Bottom Line: This gradual change in cellular composition resulted in a progressive decline in neurogenic potential without the apparent loss of self-renewal in our cultures.These results demonstrate that while AhNPCs and FbCs behave similarly under proliferative conditions, they are two different cell populations.This information is vital for the interpretation and reproducibility of AhNPC experiments and suggests an ideal time frame for conducting AhNPC-based experiments.

View Article: PubMed Central - PubMed

Affiliation: Department of Pharmacology and Clinical Pharmacology, Faculty of Medical and Health Sciences, The University of Auckland, Auckland, New Zealand.

ABSTRACT
The ability to culture neural progenitor cells from the adult human brain has provided an exciting opportunity to develop and test potential therapies on adult human brain cells. To achieve a reliable and reproducible adult human neural progenitor cell (AhNPC) culture system for this purpose, this study fully characterized the cellular composition of the AhNPC cultures, as well as the possible changes to this in vitro system over prolonged culture periods. We isolated cells from the neurogenic subventricular zone/hippocampus (SVZ/HP) of the adult human brain and found a heterogeneous culture population comprised of several types of post-mitotic brain cells (neurons, astrocytes, and microglia), and more importantly, two distinct mitotic cell populations; the AhNPCs, and the fibroblast-like cells (FbCs). These two populations can easily be mistaken for a single population of AhNPCs, as they both proliferate under AhNPC culture conditions, form spheres and express neural progenitor cell and early neuronal markers, all of which are characteristics of AhNPCs in vitro. However, despite these similarities under proliferating conditions, under neuronal differentiation conditions, only the AhNPCs differentiated into functional neurons and glia. Furthermore, AhNPCs showed limited proliferative capacity that resulted in their depletion from culture by 5-6 passages, while the FbCs, which appear to be from a neurovascular origin, displayed a greater proliferative capacity and dominated the long-term cultures. This gradual change in cellular composition resulted in a progressive decline in neurogenic potential without the apparent loss of self-renewal in our cultures. These results demonstrate that while AhNPCs and FbCs behave similarly under proliferative conditions, they are two different cell populations. This information is vital for the interpretation and reproducibility of AhNPC experiments and suggests an ideal time frame for conducting AhNPC-based experiments.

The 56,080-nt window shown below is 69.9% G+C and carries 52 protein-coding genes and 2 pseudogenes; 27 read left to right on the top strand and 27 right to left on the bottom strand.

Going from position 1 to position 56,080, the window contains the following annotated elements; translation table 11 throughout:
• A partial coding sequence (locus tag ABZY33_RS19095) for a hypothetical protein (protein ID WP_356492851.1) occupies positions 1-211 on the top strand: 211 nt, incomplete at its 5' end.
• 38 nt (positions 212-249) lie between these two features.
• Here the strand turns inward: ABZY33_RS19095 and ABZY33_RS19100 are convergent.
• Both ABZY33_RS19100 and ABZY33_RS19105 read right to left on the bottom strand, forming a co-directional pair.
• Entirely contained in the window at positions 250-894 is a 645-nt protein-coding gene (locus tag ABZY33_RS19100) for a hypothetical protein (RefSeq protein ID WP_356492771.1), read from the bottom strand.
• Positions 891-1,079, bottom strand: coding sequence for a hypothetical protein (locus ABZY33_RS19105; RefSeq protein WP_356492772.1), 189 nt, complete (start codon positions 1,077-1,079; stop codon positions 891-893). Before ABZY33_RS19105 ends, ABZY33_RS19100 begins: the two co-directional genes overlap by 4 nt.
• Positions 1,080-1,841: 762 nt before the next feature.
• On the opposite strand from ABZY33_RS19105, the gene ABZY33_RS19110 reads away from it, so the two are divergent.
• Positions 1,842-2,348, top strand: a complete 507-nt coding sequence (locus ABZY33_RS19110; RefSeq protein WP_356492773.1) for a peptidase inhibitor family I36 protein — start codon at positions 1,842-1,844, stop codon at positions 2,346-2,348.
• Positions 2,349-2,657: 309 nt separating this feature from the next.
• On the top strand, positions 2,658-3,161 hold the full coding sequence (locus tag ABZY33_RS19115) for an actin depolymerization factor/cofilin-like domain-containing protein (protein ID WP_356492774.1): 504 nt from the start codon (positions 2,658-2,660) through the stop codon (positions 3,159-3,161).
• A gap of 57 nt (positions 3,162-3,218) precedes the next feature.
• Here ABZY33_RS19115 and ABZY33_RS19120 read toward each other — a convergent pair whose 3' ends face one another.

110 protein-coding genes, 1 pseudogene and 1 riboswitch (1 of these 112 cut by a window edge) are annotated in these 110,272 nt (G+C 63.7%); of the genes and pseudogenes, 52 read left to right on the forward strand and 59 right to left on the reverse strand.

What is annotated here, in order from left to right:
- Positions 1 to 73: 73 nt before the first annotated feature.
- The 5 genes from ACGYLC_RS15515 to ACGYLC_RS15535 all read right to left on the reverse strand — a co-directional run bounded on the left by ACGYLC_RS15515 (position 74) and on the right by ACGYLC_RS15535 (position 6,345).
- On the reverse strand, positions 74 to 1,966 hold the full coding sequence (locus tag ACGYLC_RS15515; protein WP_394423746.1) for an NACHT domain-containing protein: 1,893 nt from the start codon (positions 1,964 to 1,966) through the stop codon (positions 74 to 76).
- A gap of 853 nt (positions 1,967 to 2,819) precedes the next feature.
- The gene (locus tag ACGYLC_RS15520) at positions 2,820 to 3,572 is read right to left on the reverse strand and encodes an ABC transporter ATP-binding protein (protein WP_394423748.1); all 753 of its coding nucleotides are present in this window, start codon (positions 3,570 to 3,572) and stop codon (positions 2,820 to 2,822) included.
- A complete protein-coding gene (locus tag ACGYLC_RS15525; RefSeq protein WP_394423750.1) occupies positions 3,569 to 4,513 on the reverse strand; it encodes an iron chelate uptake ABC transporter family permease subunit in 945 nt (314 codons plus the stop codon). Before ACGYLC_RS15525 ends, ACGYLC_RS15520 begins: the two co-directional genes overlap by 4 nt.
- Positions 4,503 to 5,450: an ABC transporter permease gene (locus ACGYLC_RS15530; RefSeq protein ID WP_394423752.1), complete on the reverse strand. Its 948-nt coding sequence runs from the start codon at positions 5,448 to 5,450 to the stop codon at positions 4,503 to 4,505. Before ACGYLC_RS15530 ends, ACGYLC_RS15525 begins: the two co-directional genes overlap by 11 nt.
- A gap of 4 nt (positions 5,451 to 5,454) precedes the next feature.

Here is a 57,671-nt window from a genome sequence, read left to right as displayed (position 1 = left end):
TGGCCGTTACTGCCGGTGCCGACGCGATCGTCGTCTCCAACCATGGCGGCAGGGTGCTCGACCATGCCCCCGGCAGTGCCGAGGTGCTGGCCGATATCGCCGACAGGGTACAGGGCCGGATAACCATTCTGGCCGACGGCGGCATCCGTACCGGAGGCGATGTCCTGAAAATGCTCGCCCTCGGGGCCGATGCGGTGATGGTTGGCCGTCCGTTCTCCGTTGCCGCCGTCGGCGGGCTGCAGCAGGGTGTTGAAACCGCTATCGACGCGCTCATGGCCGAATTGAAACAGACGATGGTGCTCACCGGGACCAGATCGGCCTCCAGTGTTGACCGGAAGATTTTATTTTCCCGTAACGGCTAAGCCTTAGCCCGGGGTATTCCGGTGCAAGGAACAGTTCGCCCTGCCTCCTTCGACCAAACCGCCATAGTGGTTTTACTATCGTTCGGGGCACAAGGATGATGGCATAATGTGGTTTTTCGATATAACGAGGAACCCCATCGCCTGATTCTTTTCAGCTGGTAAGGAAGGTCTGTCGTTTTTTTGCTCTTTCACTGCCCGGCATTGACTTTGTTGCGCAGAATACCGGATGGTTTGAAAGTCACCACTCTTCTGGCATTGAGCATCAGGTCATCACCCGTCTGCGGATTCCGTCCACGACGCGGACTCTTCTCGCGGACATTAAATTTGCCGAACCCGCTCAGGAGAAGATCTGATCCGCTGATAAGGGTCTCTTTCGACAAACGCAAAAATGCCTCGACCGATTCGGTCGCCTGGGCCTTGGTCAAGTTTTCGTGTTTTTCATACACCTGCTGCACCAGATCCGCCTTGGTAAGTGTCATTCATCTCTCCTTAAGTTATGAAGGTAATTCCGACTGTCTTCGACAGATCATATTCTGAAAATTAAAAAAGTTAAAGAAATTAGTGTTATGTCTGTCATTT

Show MeSH
Related in: MedlinePlus